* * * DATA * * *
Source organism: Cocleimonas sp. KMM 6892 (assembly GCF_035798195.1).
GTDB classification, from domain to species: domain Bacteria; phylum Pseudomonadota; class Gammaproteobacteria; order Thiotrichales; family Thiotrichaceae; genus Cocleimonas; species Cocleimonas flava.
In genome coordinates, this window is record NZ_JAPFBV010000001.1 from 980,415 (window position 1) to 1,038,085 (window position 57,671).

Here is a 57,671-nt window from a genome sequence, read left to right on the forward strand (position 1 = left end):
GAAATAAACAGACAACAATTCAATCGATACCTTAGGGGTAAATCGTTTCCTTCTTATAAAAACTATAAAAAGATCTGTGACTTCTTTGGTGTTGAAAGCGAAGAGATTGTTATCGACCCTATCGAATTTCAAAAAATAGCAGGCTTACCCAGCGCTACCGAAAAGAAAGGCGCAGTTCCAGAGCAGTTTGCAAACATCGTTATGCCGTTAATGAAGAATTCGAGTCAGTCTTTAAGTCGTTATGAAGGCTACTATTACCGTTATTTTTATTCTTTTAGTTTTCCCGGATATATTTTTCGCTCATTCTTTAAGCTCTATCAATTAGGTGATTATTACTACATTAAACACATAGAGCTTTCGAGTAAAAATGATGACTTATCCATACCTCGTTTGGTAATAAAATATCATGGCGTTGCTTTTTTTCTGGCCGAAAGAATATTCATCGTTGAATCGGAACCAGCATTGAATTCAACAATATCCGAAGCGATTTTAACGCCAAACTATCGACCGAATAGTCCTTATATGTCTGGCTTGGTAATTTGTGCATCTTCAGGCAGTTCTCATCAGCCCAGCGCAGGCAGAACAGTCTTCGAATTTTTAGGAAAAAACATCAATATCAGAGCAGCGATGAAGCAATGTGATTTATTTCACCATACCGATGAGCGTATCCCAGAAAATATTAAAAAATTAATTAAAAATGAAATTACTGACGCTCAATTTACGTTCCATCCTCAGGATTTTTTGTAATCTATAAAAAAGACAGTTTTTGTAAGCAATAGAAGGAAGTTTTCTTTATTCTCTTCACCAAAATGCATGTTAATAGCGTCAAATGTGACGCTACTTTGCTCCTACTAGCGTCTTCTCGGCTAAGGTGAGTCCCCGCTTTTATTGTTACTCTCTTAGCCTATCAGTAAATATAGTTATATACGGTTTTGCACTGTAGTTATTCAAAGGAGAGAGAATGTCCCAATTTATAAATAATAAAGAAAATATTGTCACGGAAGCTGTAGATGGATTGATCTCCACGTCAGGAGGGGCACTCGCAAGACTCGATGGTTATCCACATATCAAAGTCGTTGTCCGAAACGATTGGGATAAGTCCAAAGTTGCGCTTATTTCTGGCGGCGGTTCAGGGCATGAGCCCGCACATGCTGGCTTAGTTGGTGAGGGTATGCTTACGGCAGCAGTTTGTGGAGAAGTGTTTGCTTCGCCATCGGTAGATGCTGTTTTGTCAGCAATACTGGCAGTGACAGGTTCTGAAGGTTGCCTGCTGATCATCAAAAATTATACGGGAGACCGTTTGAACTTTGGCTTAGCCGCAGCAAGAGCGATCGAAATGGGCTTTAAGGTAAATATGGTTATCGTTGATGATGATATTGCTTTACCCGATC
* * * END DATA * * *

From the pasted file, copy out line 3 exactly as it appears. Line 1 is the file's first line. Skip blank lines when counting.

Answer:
In genome coordinates, this window is record NZ_JAPFBV010000001.1 from 980,415 (window position 1) to 1,038,085 (window position 57,671).